Marijuana Prices in the United States

January 1, 2014

In November, landmark votes significantly eased marijuana laws in Colorado and Washington State. Today, Colorado becomes the first state in the nation to permit the sale and use of marijuana for recreational purposes. Washington State expects to begin legal marijuana sales this spring.

In light of these recent developments, I was curious about how the price of marijuana has changed nationally over the last few years. Using crowdsourced transaction data collected anonymously by and made available by Zachary M. Jones on GitHub, I assembled the following series of twelve choropleth maps. Note that the prices shown here most likely correspond to bulk purchases.

Choropleth maps of historical marijuana prices in the US

Prices for high quality marijuana appear to be consistently lowest closer to the West Coast, and have dropped considerably since 2010. As of 2013, one gram of high quality marijuana can be most cheaply purchased in Washington State, Oregon, or Colorado. A single gram of high quality marijuana appears to be most expensive in North Dakota.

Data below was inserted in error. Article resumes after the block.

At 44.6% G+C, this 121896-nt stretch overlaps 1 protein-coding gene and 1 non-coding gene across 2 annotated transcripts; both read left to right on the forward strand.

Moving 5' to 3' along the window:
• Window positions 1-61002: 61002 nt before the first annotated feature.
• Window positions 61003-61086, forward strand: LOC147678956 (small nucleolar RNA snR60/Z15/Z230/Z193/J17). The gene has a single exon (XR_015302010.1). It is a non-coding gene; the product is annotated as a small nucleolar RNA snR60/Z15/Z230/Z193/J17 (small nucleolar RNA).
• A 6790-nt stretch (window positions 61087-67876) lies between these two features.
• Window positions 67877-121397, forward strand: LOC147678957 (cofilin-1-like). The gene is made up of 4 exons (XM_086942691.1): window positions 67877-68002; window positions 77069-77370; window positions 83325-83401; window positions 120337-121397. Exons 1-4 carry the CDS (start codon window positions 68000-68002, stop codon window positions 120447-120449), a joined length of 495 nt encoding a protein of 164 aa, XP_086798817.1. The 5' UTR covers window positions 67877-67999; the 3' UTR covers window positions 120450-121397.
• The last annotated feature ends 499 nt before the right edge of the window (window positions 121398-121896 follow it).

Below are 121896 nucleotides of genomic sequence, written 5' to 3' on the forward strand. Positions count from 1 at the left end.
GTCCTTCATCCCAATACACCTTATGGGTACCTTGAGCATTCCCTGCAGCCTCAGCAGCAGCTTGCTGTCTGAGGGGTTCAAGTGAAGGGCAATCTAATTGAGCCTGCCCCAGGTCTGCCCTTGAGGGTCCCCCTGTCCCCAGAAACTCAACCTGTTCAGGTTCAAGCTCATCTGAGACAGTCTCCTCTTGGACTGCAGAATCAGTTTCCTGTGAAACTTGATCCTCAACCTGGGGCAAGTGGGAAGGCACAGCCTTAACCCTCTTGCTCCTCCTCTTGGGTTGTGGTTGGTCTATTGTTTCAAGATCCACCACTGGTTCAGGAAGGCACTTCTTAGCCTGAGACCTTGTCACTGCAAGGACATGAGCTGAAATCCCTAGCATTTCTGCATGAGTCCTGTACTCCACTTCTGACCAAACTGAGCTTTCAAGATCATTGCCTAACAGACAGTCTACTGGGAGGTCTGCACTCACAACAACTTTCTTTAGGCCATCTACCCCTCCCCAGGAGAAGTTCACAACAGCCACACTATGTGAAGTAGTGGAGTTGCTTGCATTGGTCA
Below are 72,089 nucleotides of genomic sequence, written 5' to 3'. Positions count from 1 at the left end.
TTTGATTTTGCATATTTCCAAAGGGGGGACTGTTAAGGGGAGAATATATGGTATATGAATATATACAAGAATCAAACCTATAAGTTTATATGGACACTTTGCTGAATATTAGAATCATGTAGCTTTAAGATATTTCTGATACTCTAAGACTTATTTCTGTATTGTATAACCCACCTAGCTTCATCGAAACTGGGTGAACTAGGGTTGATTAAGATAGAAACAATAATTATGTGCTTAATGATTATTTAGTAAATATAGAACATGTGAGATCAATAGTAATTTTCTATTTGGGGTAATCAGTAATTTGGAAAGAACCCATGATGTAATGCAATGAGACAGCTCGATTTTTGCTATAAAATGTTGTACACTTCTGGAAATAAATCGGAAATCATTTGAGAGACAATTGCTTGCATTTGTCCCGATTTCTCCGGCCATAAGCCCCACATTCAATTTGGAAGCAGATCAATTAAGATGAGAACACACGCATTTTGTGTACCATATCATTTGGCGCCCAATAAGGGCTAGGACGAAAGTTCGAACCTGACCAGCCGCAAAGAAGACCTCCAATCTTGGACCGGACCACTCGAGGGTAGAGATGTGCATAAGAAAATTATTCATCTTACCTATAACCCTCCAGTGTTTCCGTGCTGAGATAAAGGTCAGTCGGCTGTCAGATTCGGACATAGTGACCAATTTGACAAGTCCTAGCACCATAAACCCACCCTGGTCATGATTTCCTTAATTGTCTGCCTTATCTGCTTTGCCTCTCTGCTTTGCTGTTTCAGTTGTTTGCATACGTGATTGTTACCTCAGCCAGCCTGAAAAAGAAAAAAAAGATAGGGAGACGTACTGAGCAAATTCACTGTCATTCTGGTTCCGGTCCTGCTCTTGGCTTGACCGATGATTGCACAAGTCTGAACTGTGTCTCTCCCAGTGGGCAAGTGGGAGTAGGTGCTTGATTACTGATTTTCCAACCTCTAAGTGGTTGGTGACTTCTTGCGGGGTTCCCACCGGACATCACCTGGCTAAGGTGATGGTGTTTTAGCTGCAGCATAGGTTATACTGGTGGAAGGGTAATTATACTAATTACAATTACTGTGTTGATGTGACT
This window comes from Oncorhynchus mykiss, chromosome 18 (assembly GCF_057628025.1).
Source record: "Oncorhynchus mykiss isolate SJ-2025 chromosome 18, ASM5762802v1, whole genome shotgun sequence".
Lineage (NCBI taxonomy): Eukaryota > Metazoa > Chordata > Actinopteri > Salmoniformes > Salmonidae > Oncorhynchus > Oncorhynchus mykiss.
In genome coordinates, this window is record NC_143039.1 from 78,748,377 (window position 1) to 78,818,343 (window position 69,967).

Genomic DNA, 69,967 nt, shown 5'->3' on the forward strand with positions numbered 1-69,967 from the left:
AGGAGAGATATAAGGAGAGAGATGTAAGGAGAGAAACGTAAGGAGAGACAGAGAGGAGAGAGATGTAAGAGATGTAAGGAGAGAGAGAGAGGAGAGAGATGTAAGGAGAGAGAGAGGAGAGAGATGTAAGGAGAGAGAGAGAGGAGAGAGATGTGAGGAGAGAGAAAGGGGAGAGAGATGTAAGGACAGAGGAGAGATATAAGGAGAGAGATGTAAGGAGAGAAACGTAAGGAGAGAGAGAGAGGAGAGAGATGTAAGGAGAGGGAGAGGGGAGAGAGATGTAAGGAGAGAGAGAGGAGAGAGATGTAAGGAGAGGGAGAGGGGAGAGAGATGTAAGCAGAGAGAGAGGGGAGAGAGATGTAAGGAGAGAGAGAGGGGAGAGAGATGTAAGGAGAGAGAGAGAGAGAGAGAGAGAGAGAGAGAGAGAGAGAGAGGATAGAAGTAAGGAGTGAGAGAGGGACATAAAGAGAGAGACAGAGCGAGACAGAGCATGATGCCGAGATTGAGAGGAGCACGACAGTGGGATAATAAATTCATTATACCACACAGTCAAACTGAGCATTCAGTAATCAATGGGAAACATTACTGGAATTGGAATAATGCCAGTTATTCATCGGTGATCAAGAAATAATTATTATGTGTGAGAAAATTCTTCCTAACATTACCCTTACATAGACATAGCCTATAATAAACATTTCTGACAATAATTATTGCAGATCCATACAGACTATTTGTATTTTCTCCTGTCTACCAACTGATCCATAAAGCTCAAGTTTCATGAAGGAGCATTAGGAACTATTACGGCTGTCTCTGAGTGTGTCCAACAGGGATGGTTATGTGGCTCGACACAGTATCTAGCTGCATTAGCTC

In 2010, medium quality marijuana appears to have been cheapest in the South. Since then, prices have become more uniform. As of 2013, one gram of medium quality marijuana can be most cheaply purchased in Washington State, Oregon, California, or Colorado, but also in Mississippi, Alabama, or South Carolina.

The price of a single gram of low quality marijuana appears to be consistently lowest in the South and Southwest. More recently, cheap, low quality marijuana can also be found in Washington State, California, Montana, Wisconsin, Ohio, Vermont, or Delaware.

My code, raw images (SVG and PNG), and all associated data can be found on GitHub. A brief technical note: I manually colored these maps, using Python to determine which hex color codes to use for each state. In retrospect, D3 would have been a better tool for this job, and I would have used it had I been more familar with it at the time.

On January 6, 2014, The Washington Post featured these choropleth maps in an article on its GovBeat blog.